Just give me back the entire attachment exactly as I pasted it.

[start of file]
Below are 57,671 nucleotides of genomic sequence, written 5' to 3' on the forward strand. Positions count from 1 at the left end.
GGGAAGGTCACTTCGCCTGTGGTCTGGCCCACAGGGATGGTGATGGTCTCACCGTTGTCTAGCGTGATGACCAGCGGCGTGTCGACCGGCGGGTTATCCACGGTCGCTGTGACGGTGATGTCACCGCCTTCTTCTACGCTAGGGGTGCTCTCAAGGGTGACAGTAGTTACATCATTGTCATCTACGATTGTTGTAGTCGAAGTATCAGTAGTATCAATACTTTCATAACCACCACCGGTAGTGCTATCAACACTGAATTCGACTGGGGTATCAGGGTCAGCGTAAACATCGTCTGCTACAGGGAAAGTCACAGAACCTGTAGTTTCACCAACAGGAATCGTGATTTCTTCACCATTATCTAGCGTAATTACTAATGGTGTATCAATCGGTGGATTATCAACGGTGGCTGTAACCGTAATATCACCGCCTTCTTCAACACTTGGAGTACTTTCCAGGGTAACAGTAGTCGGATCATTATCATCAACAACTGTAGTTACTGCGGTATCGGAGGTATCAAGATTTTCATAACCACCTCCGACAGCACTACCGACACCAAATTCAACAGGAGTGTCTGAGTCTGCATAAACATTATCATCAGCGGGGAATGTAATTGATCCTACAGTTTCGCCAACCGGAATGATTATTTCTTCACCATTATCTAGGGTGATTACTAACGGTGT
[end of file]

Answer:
Below are 57,671 nucleotides of genomic sequence, written 5' to 3' on the forward strand. Positions count from 1 at the left end.
GGGAAGGTCACTTCGCCTGTGGTCTGGCCCACAGGGATGGTGATGGTCTCACCGTTGTCTAGCGTGATGACCAGCGGCGTGTCGACCGGCGGGTTATCCACGGTCGCTGTGACGGTGATGTCACCGCCTTCTTCTACGCTAGGGGTGCTCTCAAGGGTGACAGTAGTTACATCATTGTCATCTACGATTGTTGTAGTCGAAGTATCAGTAGTATCAATACTTTCATAACCACCACCGGTAGTGCTATCAACACTGAATTCGACTGGGGTATCAGGGTCAGCGTAAACATCGTCTGCTACAGGGAAAGTCACAGAACCTGTAGTTTCACCAACAGGAATCGTGATTTCTTCACCATTATCTAGCGTAATTACTAATGGTGTATCAATCGGTGGATTATCAACGGTGGCTGTAACCGTAATATCACCGCCTTCTTCAACACTTGGAGTACTTTCCAGGGTAACAGTAGTCGGATCATTATCATCAACAACTGTAGTTACTGCGGTATCGGAGGTATCAAGATTTTCATAACCACCTCCGACAGCACTACCGACACCAAATTCAACAGGAGTGTCTGAGTCTGCATAAACATTATCATCAGCGGGGAATGTAATTGATCCTACAGTTTCGCCAACCGGAATGATTATTTCTTCACCATTATCTAGGGTGATTACTAACGGTGT